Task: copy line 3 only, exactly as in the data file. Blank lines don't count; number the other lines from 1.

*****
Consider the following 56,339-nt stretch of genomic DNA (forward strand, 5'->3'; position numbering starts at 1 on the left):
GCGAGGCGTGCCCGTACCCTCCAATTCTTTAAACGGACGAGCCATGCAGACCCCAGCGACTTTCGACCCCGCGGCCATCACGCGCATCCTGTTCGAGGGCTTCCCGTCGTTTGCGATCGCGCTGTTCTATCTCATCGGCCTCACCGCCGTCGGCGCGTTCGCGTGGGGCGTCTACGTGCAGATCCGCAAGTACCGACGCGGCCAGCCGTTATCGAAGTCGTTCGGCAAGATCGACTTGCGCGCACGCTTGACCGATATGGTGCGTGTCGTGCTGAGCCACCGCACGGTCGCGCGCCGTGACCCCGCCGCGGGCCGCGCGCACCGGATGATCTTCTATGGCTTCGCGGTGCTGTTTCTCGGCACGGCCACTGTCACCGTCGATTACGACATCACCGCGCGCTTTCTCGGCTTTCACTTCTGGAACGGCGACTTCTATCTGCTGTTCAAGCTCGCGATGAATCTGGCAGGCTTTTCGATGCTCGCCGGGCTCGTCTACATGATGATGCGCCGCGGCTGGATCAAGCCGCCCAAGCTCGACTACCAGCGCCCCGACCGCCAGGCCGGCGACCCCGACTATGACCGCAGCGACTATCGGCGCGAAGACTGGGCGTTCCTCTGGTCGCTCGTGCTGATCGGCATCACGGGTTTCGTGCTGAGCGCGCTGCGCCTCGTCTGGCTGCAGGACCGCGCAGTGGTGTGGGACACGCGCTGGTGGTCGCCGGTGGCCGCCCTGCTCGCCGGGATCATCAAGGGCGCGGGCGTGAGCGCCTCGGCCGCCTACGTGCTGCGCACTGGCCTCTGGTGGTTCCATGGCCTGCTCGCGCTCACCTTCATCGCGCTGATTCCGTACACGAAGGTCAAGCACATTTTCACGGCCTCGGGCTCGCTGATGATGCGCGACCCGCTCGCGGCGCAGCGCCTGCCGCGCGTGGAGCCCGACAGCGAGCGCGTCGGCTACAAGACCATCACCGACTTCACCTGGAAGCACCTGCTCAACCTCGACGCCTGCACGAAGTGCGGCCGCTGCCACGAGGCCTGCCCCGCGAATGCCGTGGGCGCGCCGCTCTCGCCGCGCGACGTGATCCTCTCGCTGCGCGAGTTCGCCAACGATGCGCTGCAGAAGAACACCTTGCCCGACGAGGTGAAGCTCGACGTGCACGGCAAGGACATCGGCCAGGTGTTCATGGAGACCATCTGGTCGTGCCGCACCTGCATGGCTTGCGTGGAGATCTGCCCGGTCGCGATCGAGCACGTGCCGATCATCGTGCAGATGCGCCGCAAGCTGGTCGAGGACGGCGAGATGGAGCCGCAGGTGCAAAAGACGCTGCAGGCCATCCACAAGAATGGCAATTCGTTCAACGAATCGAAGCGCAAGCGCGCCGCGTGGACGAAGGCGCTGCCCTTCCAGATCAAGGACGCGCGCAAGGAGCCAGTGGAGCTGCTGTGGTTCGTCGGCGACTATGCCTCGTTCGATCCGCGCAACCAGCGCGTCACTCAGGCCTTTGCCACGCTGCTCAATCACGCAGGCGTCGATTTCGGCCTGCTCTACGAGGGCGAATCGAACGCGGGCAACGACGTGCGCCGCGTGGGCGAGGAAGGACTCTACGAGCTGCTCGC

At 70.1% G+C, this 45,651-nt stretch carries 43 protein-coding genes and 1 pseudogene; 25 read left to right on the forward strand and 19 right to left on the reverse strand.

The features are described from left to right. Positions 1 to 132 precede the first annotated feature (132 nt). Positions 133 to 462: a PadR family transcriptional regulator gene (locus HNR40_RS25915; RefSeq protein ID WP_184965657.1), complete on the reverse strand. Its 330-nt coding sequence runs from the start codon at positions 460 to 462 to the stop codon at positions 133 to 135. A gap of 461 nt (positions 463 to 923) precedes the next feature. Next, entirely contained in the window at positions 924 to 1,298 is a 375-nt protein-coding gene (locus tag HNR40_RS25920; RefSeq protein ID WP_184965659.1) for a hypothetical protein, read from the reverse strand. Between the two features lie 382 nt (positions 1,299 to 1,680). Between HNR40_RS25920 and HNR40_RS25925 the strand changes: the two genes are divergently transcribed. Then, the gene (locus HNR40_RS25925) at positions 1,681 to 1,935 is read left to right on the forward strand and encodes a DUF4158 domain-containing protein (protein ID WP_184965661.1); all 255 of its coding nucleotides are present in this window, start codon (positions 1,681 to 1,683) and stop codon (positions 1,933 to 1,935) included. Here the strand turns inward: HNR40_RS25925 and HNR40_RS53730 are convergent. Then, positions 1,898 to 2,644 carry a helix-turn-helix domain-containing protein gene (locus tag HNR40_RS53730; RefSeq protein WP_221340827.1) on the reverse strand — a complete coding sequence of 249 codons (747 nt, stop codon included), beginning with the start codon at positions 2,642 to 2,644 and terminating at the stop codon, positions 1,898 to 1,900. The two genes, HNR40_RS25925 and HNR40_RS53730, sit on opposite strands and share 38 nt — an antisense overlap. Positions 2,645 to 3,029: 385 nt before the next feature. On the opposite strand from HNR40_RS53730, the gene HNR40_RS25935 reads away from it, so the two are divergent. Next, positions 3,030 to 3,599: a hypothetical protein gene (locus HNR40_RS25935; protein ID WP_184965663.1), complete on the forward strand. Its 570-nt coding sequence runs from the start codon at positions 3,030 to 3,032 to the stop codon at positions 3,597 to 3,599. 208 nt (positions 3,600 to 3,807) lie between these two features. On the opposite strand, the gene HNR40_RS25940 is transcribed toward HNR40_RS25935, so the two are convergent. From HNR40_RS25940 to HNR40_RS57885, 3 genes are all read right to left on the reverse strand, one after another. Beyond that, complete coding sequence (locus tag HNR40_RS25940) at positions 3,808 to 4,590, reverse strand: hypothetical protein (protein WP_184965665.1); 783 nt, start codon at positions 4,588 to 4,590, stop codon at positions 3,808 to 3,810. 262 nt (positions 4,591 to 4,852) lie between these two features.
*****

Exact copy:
At 70.1% G+C, this 45,651-nt stretch carries 43 protein-coding genes and 1 pseudogene; 25 read left to right on the forward strand and 19 right to left on the reverse strand.